CASTALIA: The Missed Opportunity of “Jessica Jones”

Even in my critiques of “Jessica Jones” I always make sure to point out that the conflict driving the plot is an excellent one, a terrific cat and mouse thriller: Jessica Jones needs to find a way to catch Kilgrave and prove that he can control people with the sound of his voice, except that she can’t get within earshot of him, can’t allow anyone else to get within earshot of him (at least, if other people get within earshot of him he can’t know they’re onto him), and can’t kill him (if she kills him, an innocent woman goes to prison for the rest of her life). This is a great idea! It’s a fine concept for a show.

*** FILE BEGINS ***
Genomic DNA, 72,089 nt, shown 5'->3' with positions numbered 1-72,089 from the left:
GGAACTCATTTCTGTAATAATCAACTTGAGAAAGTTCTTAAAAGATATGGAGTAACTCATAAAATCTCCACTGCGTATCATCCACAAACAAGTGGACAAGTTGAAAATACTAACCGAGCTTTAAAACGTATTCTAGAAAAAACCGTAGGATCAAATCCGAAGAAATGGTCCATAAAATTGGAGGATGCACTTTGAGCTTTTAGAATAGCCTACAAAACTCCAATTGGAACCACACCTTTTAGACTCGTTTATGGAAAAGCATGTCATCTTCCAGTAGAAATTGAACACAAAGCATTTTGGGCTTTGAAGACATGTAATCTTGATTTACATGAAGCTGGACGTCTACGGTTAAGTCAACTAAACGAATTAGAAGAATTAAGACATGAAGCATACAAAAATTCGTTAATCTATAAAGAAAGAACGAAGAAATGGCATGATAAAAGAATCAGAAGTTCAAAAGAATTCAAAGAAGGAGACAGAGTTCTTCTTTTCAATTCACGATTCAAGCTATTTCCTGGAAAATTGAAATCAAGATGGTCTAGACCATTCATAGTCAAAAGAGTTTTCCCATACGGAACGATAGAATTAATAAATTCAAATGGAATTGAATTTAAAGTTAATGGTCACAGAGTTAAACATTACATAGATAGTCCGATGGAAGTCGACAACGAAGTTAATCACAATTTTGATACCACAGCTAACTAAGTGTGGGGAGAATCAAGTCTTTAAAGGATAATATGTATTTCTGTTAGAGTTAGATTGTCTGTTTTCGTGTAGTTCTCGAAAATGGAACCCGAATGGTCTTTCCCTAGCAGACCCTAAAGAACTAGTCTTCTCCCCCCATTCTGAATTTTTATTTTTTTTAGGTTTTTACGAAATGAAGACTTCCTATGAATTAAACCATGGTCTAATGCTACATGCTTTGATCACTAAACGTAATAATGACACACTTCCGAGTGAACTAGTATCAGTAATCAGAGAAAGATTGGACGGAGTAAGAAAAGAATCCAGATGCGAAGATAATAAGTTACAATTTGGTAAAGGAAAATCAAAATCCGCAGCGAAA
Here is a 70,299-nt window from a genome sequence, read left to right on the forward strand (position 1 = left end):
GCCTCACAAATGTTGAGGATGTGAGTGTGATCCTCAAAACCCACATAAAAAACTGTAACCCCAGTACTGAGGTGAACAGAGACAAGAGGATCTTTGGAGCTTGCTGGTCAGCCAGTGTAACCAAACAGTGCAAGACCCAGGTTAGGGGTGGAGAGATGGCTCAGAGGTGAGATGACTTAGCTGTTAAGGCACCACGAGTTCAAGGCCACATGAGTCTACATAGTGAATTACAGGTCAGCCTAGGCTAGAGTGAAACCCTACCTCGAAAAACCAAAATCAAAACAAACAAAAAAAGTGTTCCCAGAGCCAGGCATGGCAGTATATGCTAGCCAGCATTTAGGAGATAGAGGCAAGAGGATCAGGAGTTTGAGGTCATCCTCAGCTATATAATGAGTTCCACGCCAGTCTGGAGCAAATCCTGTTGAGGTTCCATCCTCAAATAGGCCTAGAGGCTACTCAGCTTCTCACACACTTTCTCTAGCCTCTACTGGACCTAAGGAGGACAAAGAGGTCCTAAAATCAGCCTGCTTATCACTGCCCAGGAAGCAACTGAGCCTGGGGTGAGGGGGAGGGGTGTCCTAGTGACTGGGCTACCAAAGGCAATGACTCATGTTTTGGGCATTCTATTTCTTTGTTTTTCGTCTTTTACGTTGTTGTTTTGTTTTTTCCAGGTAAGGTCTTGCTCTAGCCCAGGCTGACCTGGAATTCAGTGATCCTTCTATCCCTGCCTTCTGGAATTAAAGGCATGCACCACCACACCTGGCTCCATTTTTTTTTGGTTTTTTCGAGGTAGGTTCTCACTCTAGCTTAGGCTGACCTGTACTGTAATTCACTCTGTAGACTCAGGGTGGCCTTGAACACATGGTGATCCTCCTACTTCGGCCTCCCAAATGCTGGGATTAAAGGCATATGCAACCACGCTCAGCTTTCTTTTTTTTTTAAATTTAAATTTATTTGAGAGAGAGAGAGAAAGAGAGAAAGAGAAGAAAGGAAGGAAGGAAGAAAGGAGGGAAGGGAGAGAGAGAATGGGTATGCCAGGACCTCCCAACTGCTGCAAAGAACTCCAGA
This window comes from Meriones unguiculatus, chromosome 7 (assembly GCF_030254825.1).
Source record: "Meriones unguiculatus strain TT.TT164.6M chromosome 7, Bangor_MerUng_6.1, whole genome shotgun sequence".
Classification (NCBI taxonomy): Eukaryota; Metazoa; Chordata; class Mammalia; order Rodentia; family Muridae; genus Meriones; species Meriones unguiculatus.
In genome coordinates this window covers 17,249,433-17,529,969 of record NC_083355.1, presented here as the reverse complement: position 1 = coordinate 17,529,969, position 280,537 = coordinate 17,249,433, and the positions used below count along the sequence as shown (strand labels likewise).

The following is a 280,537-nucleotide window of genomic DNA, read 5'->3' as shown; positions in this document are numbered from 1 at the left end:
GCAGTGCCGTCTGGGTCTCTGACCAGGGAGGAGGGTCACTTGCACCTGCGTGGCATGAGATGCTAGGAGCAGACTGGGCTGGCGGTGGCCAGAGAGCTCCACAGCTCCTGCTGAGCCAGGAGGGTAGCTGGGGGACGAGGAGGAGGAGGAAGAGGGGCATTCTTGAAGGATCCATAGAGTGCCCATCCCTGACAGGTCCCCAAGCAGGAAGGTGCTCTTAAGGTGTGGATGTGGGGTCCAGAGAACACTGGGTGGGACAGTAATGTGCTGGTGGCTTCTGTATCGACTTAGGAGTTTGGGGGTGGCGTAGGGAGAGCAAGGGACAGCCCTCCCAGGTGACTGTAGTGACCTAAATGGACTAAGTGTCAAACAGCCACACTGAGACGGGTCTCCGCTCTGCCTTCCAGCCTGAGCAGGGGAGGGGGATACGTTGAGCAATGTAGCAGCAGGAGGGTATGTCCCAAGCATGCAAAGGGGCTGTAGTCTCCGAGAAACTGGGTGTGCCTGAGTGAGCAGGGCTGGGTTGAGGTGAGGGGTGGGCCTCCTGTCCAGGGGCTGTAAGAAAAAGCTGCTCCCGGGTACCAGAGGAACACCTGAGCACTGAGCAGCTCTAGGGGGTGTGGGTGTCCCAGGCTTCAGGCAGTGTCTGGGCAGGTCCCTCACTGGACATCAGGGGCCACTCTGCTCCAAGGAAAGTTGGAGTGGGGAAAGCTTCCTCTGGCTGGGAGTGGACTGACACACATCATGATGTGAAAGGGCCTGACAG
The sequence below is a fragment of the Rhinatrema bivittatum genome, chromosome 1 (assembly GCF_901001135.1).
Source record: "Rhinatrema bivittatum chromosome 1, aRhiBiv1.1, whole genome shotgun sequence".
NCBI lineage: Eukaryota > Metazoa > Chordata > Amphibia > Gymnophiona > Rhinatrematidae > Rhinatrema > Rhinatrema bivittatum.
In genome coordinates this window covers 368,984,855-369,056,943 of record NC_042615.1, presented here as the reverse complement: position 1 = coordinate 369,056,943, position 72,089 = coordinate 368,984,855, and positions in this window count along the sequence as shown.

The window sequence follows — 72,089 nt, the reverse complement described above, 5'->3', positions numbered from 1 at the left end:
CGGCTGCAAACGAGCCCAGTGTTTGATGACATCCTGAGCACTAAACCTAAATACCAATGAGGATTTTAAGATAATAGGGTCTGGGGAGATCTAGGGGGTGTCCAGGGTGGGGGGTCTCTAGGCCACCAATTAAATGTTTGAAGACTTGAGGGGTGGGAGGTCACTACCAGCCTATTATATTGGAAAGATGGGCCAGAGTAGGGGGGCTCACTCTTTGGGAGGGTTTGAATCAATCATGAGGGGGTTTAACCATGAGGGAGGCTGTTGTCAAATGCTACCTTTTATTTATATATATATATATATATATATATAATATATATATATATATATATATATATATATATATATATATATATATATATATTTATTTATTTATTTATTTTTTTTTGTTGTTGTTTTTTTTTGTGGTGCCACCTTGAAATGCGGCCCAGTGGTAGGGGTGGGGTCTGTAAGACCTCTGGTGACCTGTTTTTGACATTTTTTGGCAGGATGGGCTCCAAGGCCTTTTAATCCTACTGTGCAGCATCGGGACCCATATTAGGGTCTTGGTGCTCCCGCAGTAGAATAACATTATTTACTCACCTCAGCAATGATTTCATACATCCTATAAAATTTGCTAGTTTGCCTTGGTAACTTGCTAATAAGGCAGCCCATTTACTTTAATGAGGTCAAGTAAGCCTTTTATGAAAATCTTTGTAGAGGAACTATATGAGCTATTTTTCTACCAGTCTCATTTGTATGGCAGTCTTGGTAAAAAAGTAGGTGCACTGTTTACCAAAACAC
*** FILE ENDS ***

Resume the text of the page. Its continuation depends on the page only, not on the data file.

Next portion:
Okay, let’s do a sudden gear shift. Recently, after Declan Finn’s review of the anime, I finally got around to taking a look at “Death Note” (the manga; I find the anime a little too histrionic for my liking). It is fascinating, essentially a “Dial M for Murder” Alfred Hitchcock style thriller that just so happens to have death gods in it. It is – at least at first – also a classic cat and mouse thriller between a mysterious Interpol detective who goes only by L and Light, a genius level high school student. Continue reading